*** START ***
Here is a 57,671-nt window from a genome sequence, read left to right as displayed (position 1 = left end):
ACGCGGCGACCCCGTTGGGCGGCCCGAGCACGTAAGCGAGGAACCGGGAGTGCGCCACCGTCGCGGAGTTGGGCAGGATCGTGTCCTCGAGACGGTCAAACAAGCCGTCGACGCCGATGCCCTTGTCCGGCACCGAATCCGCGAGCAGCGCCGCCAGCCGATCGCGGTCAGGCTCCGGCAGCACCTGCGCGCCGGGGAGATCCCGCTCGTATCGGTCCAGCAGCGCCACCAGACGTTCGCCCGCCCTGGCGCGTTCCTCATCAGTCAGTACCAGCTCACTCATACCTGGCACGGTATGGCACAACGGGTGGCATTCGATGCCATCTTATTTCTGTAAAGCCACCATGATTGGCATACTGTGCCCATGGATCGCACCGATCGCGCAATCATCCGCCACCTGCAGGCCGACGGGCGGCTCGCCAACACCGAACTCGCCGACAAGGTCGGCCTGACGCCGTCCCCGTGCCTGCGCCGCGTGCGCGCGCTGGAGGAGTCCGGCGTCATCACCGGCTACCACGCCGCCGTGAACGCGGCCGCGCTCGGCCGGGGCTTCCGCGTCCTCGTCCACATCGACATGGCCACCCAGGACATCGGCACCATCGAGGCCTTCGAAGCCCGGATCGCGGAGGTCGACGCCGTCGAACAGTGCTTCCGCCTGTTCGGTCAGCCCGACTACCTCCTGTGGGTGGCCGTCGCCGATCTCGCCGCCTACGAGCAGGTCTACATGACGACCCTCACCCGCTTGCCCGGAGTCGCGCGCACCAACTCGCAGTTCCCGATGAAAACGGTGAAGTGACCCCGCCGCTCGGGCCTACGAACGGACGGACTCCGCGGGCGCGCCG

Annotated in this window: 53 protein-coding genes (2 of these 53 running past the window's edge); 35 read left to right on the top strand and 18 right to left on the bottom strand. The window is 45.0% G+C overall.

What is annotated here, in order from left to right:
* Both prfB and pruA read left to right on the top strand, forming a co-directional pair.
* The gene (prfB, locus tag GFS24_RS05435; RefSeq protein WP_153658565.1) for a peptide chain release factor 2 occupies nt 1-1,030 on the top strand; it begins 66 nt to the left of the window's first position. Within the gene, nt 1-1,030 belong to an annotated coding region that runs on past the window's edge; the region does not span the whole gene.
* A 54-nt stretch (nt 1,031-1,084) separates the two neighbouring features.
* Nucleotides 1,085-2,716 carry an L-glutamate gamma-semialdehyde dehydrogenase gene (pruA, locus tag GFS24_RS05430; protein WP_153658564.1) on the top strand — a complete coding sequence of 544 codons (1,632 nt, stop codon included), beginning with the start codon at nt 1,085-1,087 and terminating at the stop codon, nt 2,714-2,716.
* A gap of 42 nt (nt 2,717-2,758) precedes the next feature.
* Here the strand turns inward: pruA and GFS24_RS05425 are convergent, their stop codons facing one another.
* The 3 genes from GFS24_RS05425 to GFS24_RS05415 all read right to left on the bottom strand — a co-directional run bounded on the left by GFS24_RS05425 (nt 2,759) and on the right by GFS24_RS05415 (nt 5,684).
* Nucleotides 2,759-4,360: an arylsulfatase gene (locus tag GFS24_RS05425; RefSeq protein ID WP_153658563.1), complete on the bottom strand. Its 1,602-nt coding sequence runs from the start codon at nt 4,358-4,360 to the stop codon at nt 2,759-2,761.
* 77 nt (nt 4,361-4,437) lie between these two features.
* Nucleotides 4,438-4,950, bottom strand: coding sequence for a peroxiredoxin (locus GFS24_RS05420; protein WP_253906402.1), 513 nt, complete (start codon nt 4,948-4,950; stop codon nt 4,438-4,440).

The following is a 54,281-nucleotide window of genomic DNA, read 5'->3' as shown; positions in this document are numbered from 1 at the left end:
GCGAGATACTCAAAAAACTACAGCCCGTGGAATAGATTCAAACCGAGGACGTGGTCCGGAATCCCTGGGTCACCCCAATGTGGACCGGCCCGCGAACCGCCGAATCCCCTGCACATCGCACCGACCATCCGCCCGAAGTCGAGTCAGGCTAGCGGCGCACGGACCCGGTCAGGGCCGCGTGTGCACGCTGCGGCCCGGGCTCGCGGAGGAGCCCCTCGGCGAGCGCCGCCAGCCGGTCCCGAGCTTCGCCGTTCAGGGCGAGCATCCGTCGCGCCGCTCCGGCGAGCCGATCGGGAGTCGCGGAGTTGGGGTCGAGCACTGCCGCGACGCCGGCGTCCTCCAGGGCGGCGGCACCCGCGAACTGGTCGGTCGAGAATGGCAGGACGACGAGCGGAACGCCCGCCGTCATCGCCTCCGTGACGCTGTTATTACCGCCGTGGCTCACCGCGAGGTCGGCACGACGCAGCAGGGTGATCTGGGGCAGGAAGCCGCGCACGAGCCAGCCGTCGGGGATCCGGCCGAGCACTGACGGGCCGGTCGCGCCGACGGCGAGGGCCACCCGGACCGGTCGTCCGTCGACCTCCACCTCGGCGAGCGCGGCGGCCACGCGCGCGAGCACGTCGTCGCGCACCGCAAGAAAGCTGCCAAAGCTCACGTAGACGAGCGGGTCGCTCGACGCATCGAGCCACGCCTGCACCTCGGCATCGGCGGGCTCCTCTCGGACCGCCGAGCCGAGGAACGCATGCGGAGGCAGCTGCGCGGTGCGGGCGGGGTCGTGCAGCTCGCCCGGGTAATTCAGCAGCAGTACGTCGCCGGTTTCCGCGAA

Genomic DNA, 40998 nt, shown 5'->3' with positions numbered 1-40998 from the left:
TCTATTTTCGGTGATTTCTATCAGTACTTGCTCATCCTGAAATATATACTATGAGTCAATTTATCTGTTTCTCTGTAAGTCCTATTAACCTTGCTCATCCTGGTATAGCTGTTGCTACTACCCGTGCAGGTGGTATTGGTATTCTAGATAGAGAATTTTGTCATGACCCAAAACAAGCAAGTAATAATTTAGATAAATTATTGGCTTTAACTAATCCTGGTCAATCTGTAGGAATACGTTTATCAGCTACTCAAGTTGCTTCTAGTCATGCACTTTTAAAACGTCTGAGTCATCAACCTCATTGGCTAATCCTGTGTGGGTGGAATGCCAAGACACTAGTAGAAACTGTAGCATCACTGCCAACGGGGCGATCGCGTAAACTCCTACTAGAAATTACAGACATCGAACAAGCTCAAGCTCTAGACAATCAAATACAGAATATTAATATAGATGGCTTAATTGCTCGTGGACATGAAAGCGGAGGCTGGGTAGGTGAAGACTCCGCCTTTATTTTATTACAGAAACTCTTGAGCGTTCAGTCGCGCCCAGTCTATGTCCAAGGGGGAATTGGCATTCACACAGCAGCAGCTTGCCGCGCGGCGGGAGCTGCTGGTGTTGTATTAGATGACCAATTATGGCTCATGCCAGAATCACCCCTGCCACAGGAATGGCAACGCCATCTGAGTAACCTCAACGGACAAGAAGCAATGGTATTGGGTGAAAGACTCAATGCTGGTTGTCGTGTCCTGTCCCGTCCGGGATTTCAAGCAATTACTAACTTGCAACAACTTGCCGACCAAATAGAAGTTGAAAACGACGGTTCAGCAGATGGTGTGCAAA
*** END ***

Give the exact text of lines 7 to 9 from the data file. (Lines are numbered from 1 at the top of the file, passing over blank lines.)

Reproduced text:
* A 54-nt stretch (nt 1,031-1,084) separates the two neighbouring features.
* Nucleotides 1,085-2,716 carry an L-glutamate gamma-semialdehyde dehydrogenase gene (pruA, locus tag GFS24_RS05430; protein WP_153658564.1) on the top strand — a complete coding sequence of 544 codons (1,632 nt, stop codon included), beginning with the start codon at nt 1,085-1,087 and terminating at the stop codon, nt 2,714-2,716.
* A gap of 42 nt (nt 2,717-2,758) precedes the next feature.